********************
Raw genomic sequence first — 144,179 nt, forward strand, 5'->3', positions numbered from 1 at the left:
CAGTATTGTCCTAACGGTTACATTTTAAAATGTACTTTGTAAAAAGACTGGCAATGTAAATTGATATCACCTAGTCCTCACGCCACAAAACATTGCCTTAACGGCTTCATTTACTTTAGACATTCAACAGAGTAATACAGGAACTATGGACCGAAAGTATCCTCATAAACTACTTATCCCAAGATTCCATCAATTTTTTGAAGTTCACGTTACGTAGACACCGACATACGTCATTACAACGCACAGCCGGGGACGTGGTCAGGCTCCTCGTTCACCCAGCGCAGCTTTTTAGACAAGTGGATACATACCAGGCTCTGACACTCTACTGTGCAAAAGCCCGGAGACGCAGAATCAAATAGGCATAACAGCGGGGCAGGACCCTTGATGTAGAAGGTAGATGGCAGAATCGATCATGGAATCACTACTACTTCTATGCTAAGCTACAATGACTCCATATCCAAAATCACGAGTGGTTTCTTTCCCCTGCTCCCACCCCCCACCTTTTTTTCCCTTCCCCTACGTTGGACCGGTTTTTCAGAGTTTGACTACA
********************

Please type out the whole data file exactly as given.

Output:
Raw genomic sequence first — 144,179 nt, forward strand, 5'->3', positions numbered from 1 at the left:
CAGTATTGTCCTAACGGTTACATTTTAAAATGTACTTTGTAAAAAGACTGGCAATGTAAATTGATATCACCTAGTCCTCACGCCACAAAACATTGCCTTAACGGCTTCATTTACTTTAGACATTCAACAGAGTAATACAGGAACTATGGACCGAAAGTATCCTCATAAACTACTTATCCCAAGATTCCATCAATTTTTTGAAGTTCACGTTACGTAGACACCGACATACGTCATTACAACGCACAGCCGGGGACGTGGTCAGGCTCCTCGTTCACCCAGCGCAGCTTTTTAGACAAGTGGATACATACCAGGCTCTGACACTCTACTGTGCAAAAGCCCGGAGACGCAGAATCAAATAGGCATAACAGCGGGGCAGGACCCTTGATGTAGAAGGTAGATGGCAGAATCGATCATGGAATCACTACTACTTCTATGCTAAGCTACAATGACTCCATATCCAAAATCACGAGTGGTTTCTTTCCCCTGCTCCCACCCCCCACCTTTTTTTCCCTTCCCCTACGTTGGACCGGTTTTTCAGAGTTTGACTACA